Weaving the complex Indo-Sino relations

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The recent developments in the Indo-Sino relations have paved way for many questions and expectations from leaders around the globe; however, establishing an environment of cooperation has been a constant struggle. 

In the past four months of the year, India – China relations have witnessed high level diplomatic exchanges at a frequency probably like never before. Starting with Foreign Secretary Vijay Gokhle’s visit to China in January 2018, and now reaching its highest point with the informal Summit between the Prime Minister, Modi and the President, Xi scheduled for 27th and 28th April in the Chinese city of Wuhan. These diplomatic engagements and the upcoming Summit is looked on from a ‘binocular lens’ with much anticipation and expectation by many scholars, analysts, strategists, corporates and above all, many world leaders. Thus, it is of no surprise when Chinese President Xi, during BRICS Summit, 2014 said, “When India and China meet, the world watches us.”

The New Delhi – Beijing  relationship have been an interesting one, woven together by the hard work of many diplomats, corporates and leaders on both sides who would claim it to be a beautiful symphony of high notes and low notes. On one hand, the relationship can be characterised by mutual suspicion and expansionist behaviours at frequent intervals, while on the other hand, it can also be lauded for the significant boost in the Asian economy in the past many decades.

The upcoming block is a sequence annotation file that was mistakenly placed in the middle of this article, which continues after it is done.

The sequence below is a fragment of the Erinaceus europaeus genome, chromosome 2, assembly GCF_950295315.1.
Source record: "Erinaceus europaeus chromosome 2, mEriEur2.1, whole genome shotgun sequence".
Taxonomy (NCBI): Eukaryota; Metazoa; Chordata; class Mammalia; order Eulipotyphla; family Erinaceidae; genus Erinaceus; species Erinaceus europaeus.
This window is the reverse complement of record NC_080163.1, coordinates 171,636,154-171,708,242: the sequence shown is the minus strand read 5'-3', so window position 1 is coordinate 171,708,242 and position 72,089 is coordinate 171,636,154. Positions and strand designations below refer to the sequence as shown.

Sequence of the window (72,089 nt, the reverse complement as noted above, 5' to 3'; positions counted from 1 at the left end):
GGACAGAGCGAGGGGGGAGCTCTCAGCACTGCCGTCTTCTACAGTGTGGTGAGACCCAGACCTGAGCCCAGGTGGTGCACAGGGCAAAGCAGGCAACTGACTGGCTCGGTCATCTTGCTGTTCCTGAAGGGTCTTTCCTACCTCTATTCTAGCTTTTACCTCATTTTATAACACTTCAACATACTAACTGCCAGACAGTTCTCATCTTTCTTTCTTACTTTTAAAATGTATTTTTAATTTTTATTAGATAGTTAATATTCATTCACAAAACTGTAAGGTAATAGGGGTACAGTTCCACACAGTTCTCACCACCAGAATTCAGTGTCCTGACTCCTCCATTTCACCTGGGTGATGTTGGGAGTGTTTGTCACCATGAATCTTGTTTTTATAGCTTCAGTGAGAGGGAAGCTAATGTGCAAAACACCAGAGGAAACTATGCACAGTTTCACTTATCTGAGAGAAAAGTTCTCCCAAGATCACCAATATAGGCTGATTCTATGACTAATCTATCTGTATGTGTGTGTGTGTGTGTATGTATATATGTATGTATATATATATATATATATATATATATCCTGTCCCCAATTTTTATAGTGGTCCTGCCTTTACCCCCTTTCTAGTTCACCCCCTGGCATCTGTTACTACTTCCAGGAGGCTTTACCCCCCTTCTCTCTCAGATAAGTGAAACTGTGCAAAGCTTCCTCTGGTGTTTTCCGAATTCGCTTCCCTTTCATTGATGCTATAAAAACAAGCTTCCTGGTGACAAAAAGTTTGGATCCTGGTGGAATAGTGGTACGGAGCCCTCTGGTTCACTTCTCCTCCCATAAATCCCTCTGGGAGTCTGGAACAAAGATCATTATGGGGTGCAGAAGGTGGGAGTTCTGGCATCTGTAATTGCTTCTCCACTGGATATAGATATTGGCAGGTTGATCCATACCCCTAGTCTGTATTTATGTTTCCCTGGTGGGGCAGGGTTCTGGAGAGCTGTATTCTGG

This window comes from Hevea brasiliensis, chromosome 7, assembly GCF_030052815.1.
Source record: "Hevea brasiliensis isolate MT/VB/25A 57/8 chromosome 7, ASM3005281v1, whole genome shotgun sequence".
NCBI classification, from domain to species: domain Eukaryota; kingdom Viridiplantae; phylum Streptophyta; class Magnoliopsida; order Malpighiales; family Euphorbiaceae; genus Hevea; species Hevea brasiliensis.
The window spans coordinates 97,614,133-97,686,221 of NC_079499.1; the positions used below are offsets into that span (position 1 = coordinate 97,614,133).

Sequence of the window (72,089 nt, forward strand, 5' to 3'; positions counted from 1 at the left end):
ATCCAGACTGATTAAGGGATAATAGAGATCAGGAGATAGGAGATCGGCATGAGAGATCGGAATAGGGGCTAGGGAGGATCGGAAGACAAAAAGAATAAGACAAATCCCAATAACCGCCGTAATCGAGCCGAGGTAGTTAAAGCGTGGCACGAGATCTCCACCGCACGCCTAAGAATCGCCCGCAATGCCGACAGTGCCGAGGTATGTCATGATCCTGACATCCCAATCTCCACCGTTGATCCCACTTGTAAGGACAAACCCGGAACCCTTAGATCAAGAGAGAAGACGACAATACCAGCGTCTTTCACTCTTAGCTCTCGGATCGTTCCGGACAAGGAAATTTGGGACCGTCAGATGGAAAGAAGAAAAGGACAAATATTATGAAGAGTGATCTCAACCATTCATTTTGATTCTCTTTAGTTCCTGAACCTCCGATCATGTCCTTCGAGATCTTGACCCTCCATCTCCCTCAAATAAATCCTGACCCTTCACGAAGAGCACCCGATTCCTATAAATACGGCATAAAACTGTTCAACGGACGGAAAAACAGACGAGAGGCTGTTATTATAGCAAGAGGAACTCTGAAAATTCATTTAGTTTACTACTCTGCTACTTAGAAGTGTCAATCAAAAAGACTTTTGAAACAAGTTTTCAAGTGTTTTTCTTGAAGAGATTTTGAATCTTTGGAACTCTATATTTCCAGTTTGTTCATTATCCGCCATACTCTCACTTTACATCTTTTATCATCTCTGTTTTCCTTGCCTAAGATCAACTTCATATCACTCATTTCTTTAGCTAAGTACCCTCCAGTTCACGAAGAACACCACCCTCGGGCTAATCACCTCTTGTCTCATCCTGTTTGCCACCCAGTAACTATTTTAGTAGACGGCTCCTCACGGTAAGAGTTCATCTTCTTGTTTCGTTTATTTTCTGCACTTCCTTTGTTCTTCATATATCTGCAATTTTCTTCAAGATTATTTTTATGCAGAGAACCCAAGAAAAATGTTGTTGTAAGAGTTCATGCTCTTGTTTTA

The Modi- Xi era has been an interesting chronicle in itself. In September 2014, just months after PM Modi came to power, he hosted President Xi in his home state in Gujarat. Days later, Chinese troops were reported to have invaded into Ladakh’s Chumar sector, although this issue was resolved. Further in 2015, President Xi hosted PM Modi in his hometown in the Chinese city, Xian and later in Ufa, Russia on the sidelines of Shanghai Cooperation Organisation (SCO) Summit. In 2016, India is let down by Chinese opposition to its entry into Nuclear Suppliers Group (NSG) and later in October, Modi and Xi met on the sidelines of BRICS summit in Goa.

“Since a number of issues beset the bilateral ties- such as the unresolved territorial dispute, concerns on Tibet, China-Pakistan ties, Indian Ocean and beyond- the two leaders are likely to explore ‘out of the box’ solutions to move forward. It is likely that they will emphasize more on ‘doable’ issues such as on border CBMs, infrastructure projects, education and health and expand cultural ties.” Srikanth Kondapalli, Professor in Chinese Studies, JNU.